Evidence was sufficient to identify a Huntington man as the perpetrator of a liquor store robbery, but there wasn’t enough proof to sustain his conviction for breaking and entering in the same crime, the Indiana Court of Appeals ruled in a Monday reversal.
During the early morning hours of May 25, 2019, a liquor store robbery took place in Huntington. The perpetrator was a man wearing black shoes, black pants, a black hoodie, “green and gray gloves” and a bandana over his face. The man robbed a cashier at Save-On Liquor, taking $150 in cash and rolls of coins in a paper bag from the store.
Anthony Wilburn, who was walking near the store, was later apprehended and searched by law enforcement, who discovered rolls of coins and a brown paper bag containing loose dollar bills in his pants. The bag had a marking similar to those used at the store.
Wilburn was wearing black pants, boots and a white tank top at the time he was found. Meanwhile, police found a black jacket with a hood, a baseball cap, a black, yellow and white bandana, two gloves and a replica handgun on the streets near the liquor store. A subsequent DNA analysis of the jacket showed “very strong support for the proposition that Anthony T. Wilburn is a contributor to the DNA profile.”
The cashier of the store who was working at the time of the crime later informed officers that she thought Wilburn was the robber. She said Wilburn was a friend of another Save-On Liquor employee and had frequented the store many times before, adding that she was familiar with his voice.
Wilburn was subsequently convicted of Level 2 felony burglary and Level 3 robbery, both merged at sentencing, as well as Class A misdemeanor resisting law enforcement. He also entered on admission to a habitual offender enhancement and was sentenced to an aggregate of 34 years.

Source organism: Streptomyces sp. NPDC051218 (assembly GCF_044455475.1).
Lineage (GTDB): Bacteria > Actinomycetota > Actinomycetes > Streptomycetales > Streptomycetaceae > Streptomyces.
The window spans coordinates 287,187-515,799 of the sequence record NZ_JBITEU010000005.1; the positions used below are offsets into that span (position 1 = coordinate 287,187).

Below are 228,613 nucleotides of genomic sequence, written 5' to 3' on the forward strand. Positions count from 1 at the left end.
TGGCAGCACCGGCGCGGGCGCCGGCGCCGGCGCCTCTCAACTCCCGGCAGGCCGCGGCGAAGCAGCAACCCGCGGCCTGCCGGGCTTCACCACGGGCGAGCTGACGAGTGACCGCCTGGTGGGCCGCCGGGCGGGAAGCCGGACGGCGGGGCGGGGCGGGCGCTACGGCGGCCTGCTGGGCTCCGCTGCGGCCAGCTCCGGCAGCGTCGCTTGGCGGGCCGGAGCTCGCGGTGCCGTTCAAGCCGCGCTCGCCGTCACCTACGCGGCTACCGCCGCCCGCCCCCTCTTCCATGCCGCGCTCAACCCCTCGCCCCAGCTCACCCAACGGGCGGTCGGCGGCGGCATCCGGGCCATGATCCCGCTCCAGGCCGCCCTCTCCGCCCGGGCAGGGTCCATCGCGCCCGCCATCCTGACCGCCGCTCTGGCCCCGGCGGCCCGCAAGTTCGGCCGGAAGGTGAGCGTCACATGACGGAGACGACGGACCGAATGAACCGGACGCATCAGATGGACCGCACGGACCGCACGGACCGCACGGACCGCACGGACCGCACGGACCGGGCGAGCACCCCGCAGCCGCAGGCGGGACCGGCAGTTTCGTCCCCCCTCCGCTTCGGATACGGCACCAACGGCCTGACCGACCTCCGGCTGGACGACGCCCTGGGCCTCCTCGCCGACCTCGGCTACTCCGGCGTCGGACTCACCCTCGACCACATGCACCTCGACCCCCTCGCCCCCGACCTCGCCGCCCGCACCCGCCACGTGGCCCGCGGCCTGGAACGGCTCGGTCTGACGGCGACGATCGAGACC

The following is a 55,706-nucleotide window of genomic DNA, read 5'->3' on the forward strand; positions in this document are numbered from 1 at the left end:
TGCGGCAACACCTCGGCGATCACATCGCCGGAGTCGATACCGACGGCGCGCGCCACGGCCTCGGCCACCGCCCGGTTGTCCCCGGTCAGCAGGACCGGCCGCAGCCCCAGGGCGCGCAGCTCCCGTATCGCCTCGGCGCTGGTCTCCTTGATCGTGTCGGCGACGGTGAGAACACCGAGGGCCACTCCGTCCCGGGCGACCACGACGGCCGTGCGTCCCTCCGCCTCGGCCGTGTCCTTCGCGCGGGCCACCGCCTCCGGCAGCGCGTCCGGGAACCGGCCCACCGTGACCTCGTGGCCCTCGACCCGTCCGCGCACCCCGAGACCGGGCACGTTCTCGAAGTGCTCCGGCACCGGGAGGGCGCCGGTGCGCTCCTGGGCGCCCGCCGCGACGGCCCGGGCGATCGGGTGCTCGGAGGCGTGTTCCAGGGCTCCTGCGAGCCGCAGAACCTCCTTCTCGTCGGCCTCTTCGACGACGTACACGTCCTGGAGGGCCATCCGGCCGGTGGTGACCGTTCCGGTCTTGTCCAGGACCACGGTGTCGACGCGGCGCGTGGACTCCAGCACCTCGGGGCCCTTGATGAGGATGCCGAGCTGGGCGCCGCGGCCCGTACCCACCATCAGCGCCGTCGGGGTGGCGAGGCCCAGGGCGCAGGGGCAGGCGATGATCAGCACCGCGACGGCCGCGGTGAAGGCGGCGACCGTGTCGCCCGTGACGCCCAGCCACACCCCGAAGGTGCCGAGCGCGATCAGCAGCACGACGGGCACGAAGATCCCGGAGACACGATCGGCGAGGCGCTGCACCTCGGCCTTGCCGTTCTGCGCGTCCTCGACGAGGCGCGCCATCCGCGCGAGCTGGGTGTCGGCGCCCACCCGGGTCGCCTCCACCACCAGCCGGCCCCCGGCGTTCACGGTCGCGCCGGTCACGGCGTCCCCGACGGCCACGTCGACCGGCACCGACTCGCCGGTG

During trial, Wilburn had lost on a motion to exclude evidence regarding infrared photography comparison because he was not informed of Sgt. Timothy Dolby’s expert testimony pursuant to a Huntington County local rule. The state had argued Dolby was a skilled, not expert, witness.
Dolby testified that he took photographs of the bandana, boots and pants using his infrared camera and compared the photographs to the surveillance video taken by the infrared-assisted security camera at the store. He testified that the pants, bandana and boots were “similar” to those on the footage.
“Without this testimony, the jury would not likely have been able to understand the significance of the infrared-assisted surveillance video and the photographs taken of the pants, boots, and bandana. Sergeant Dolby’s testimony, however, did not rise to the level of expert testimony,” Judge Elizabeth Tavitas wrote for the COA in partially affirming the trial court.
Although the COA found the Huntington Circuit Court did not abuse its discretion when it admitted the sergeant’s testimony as skilled witness opinion, it did find insufficient evidence to sustain Wilburn’s conviction for burglary of a business that was open to the public during business hours.
“… (U)nder the State’s argument, whether a person has consent to enter is dependent upon the person’s intent,” Tavitas wrote. “A burglary offense would be complete when a person entered a public business during business hours with the intent to commit a felony even if the person changed his or her mind and merely shopped in the store.
“The burglary statute requires that the defendant ‘breaks and enters the building or structure of another person, with intent to commit a felony or theft in it,’” the judge continued. “… Accordingly, the statute requires both a breaking and entering and the intent to commit a felony or theft. Under the State’s argument, the breaking element would be ignored.
“Here, Save-On Liquor was still open for business, and Wilburn entered through the unlocked front door. We conclude that the evidence is insufficient to sustain Wilburn’s conviction for burglary of a business open to the public during business hours because there is a lack of evidence as to breaking.”
But the appellate court rejected Wilburn’s argument that there was insufficient evidence identifying him as the perpetrator, finding the cashier’s testimony was not incredibly dubious.
The court therefore reversed Wilburn’s conviction and ordered on remand that the trial court enter judgment of conviction for robbery and resentence him accordingly. The case is Anthony Wilburn v. State of Indiana, 20A-CR-1709.